Nibbles and Bits, a pair of goats, were taken to the Corrigan-Radgowski prison in a rural patch of southeastern Connecticut just over a year ago after being rescued as kids from separate area farms that didn’t want them.

Joe Schoonmaker, the corrections officer who oversees landscaping at the 1,500-inmate prison, heard about the goats and asked the warden.
Prison Goats Prison Goats Prison Goats Prison Goats

“We threw the idea at him that we could use them to get into the hard-to-get areas, like the hillside and the fence line,” he said.

So when it’s impossible or impractical to get a weed trimmer or lawnmower somewhere on prison property, Schoonmaker calls in Nibbles and Bits.

They eat anything, except mountain laurel.

Schoonmaker and Officer Jason Ware pay the $20-per-month cost of feed – oats – from their own pockets.

Everything else the animals need has been built by prisoners or donated. Their pen is a converted shed, just outside the prison fence. It has its own fence, built by inmates from trees that were taken down because they were deemed to be too close to the barbed-wire.

The goats also have their own small recreation yard, which includes a handmade playscape. Every morning, Nibbles gets on one side of a balance board and Bits goes to the other, Schoonmaker said. They meet in the middle and butt heads.

A local vet donates his time. The wood shavings in the pen come from a saw mill.

What the goats don’t require is pay, close supervision or gasoline, Warden Anthony Coletti said. They have saved the prison time, manpower and about $200 a year, mostly the cost of gas.

“Every day they eat their weight in weeds,” Coletti said.

Only minimum security inmates get to work with the goats. Many are nearing the end of their sentences.

“It gives inmates a sense of purpose to care for farm animals,” Coletti said. “And they really learn to care for them and about them. Everyone loves the goats.”

And the goats seem to love the warden, or at least his fleece jacket, which Nibbles tried to have as a snack while posing for a recent portrait.

“I told you, they’ll eat anything,” he said.

For link to article click Here

ACLU-CT Speaks Out for Abolition of Connecticut’s Death Penalty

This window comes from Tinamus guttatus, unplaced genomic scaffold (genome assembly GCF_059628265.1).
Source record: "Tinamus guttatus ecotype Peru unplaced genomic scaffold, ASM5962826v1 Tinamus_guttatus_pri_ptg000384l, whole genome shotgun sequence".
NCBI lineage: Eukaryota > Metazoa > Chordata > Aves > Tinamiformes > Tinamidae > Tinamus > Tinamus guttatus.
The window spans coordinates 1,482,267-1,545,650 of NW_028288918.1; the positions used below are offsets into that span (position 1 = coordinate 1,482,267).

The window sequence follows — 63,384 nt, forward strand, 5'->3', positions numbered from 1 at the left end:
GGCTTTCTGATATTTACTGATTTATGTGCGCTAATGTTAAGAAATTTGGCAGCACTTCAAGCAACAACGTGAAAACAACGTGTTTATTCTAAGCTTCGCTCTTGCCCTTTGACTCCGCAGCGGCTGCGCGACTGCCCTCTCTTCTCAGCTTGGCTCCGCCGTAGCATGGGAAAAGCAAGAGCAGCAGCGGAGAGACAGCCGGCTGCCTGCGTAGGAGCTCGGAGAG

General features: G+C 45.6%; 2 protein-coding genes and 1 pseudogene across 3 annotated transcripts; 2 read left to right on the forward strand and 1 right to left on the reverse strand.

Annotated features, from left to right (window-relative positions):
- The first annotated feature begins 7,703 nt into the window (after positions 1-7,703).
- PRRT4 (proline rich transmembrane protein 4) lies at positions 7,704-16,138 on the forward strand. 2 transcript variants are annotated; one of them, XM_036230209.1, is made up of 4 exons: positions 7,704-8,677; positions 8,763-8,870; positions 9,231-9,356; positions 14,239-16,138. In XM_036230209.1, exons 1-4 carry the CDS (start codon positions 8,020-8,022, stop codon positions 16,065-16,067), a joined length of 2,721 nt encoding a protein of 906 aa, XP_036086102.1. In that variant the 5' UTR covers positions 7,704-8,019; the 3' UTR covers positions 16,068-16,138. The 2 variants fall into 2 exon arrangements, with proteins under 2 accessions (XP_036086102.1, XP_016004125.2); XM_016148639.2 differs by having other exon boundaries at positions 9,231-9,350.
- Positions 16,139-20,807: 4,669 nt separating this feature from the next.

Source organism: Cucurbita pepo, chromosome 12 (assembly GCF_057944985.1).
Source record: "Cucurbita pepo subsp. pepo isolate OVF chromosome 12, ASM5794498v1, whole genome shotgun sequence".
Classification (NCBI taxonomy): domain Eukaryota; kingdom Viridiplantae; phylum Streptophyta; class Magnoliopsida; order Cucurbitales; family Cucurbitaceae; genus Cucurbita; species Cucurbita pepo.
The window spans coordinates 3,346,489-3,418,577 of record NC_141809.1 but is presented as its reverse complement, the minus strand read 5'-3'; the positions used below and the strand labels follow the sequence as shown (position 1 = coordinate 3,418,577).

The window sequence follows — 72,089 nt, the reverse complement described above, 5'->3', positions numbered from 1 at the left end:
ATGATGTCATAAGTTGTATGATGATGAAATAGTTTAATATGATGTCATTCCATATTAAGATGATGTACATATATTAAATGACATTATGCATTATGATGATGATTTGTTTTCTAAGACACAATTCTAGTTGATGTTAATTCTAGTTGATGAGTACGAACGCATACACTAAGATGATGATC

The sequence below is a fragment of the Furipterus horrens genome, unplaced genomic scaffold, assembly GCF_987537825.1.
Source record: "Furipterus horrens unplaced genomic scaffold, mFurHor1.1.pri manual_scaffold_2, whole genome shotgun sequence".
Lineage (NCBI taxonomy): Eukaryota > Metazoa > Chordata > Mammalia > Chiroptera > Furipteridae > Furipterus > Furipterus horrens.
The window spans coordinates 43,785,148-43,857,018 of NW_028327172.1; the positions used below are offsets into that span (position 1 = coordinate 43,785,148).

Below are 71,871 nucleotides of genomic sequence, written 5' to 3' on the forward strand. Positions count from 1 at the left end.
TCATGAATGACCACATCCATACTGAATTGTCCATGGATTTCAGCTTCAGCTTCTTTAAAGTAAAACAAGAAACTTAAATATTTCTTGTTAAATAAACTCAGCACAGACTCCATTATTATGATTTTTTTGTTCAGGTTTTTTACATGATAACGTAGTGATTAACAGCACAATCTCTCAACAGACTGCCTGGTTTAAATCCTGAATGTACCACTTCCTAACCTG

Andrew Schneider, ACLU-CT Executive Director, advocated for the abolition of the death penalty at the March 4th public hearing at the Connecticut legislature’s Judiciary Committee. The bill, H.B. 6578, An Act Concerning the Penalty For A Capital Felony, would abolish the death penalty in Connecticut. More information on why the ACLU-CT supports banning the death penalty, can be found in the testimony that follows.


Good afternoon Senator McDonald, Representative Lawlor and members of the Judiciary Committee. My name is Andrew Schneider and I’m Executive Director of the ACLU of Connecticut. I am here today to express our support for Raised Bill no. 6578, An Act Concerning the Penalty For A Capital Felony. Capital punishment, the ultimate denial of civil liberties, is a costly irreversible and barbaric practice, the epitome of cruel and unusual punishment. It’s implementation is grotesquely unfair and it does not deter crime.

Regardless of one’s viewpoint about the morality or constitutionality of the death penalty, most people would agree that if we are going to continue executing people in the U.S., we should be doing it fairly and rationally. However, three factors unrelated to the crime itself greatly influence who gets executed and who does not: race, geography, and poverty.

In Connecticut, seven out of ten or 70 percent of death row inmates are African-American or Latino whereas only 9 percent of Connecticut’s population is African-American and 10 percent is Latino. In fact, the racial disparity of our death row is much higher than that of the country as a whole. The most important factor in levying the death penalty, however, is the race of the victim. Those who kill a white person are more likely to receive the death penalty than those who kill an African-American person or Latino person.

For the full article click Here